Consistent positive training lets the dog know what you want from him, and with your persistence, he will eventually come around.
You will also want to train the Shih Tzu on barking – specifically, when to bark and when not to. He needs to learn when it is appropriate to bark, and when he’s just being a nuisance.
Helpful Dog Training Resource:
The Online Dog Trainer by Doggy Dan a world-class Dog Trainer from New Zealand is worth taking a look at. This online resource has hundreds of fun informative dog training videos that can help you learn the basics and more.
Shih Tzu Grooming
If your Shih Tzu’s hair is long, then you need to brush him daily. This is because shedding Shih Tzus don’t drop the hair all over the house. Instead, the hair remains trapped in their coats.
Make sure that when you brush him, you get all the way down to the skin – without hurting him, of course.
Otherwise, as far as Shih Tzu care is concerned, you need to bathe him every three or four weeks to keep him looking his best.
Comb his mustache and topknot daily and clean the corners of his eyes with a damp cloth.
As far as Shih Tzu haircuts are concerned, you only really need to trim the hair on his head, if you’d prefer not to tie it in a topknot. However, you need to do one or the other to protect his eyes from irritation.
A groomer can also give Shih Tzus cuts known as “puppy trims” to keep them looking their best.
The Shih Tzu comes in a plethora of colors, including black, white, brown, blue, and liver. There is also the grey Shih Tzu and even a gold one.
If you’re wondering if the Shih Tzu is a hypoallergenic dog, the answer is that no dogs are. You just need to spend time with the dog you’re interested in to see if you’re allergic. Unfortunately, that’s the only way to know for sure.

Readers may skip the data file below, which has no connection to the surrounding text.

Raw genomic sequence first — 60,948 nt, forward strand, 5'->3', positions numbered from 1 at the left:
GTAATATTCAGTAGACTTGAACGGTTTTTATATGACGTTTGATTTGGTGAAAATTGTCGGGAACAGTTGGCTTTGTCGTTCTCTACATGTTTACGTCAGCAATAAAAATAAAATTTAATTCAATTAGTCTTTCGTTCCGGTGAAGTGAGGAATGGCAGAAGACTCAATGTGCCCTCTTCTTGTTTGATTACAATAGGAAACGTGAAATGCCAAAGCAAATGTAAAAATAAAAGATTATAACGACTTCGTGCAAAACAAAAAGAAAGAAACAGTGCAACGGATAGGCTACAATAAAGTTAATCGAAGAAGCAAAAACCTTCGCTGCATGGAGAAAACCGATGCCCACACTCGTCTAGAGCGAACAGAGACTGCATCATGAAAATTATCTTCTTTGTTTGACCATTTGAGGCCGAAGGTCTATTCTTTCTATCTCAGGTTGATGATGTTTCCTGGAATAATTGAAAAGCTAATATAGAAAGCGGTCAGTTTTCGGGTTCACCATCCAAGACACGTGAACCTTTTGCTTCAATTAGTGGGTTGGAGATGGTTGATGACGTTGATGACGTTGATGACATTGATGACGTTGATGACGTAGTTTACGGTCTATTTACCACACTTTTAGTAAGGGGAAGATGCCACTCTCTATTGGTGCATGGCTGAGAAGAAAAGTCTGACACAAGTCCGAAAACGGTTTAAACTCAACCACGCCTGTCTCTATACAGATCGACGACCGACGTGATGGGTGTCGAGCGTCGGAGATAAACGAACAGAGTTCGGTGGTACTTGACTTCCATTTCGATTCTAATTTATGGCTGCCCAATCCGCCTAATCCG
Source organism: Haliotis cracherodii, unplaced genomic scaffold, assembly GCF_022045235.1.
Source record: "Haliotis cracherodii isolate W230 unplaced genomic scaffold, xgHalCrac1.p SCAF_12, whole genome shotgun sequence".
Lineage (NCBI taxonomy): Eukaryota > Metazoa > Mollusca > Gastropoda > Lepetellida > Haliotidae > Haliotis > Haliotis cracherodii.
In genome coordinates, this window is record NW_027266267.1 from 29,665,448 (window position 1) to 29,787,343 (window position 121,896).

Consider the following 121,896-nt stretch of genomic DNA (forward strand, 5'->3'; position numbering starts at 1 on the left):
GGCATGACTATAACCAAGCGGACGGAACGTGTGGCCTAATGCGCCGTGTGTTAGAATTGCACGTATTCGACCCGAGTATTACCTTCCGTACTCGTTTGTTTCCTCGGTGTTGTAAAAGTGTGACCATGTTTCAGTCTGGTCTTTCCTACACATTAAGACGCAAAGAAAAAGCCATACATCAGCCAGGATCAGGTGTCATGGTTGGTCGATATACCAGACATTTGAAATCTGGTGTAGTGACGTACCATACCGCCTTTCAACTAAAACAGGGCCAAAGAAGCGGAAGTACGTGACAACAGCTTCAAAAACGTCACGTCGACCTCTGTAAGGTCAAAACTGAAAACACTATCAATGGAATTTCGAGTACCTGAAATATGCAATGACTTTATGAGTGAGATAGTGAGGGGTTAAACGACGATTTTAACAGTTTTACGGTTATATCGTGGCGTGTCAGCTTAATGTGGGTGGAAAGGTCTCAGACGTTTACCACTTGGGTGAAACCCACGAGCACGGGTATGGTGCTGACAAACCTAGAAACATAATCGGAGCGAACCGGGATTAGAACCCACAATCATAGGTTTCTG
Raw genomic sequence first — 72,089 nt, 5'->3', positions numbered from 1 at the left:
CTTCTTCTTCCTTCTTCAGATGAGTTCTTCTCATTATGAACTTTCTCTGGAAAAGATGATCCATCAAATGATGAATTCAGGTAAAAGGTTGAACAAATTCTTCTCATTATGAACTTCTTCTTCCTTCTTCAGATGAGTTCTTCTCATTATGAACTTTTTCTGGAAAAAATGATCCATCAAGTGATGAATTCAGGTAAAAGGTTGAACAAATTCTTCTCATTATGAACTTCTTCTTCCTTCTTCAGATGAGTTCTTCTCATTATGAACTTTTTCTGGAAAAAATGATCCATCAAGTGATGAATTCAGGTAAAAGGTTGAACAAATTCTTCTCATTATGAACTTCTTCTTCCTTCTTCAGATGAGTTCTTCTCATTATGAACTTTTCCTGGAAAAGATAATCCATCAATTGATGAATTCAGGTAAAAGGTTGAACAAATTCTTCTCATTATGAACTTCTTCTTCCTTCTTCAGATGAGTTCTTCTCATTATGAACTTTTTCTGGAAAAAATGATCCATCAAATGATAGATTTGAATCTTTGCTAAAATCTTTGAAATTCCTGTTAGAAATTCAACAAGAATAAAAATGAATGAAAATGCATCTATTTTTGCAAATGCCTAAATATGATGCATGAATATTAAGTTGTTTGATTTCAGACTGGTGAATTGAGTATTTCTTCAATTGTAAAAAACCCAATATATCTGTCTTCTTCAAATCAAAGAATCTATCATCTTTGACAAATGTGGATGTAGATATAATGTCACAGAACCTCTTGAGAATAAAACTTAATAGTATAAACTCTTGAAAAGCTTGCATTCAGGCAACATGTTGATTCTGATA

Without regular exercise, the Shih Tzu is likely to become rowdy.
A half-hour walk on a leash and daily indoor play are adequate ways of keeping the Shih Tzu calm and fit. The Shih Tzu is a house dog, so that’s all he really needs to feel satisfied.
Shih Tzu Health: Staying Healthy
Most Shih Tzus are healthy, but they can come down with diseases and conditions like any other dog.
Some of the most common to watch out for are thankfully not too major, and they include:
- Hip dysplasia
- Patellar luxation
- Juvenile renal dysplasia
- Reverse sneezing
- Bladder stones and/or infections
- Eye issues, including infections
- Ear infections
- Liver Shunt
- Gum problems, like retained baby teeth
- Umbilical Hernia
The Shih Tzu’s average weight is between 9 and 16 lbs.
And if you think that’s small, you should see a Shih Tzu teacup! While not recognized by the AKC as an official breed, these dogs are only between 3 and 6 lbs. when full-grown.
A full-grown Shih Tzu is only between 8 and 11 inches high for both genders.
The Shih Tzu’s life expectancy is between 10 and 16 years. That’s almost as long as the life of a cat!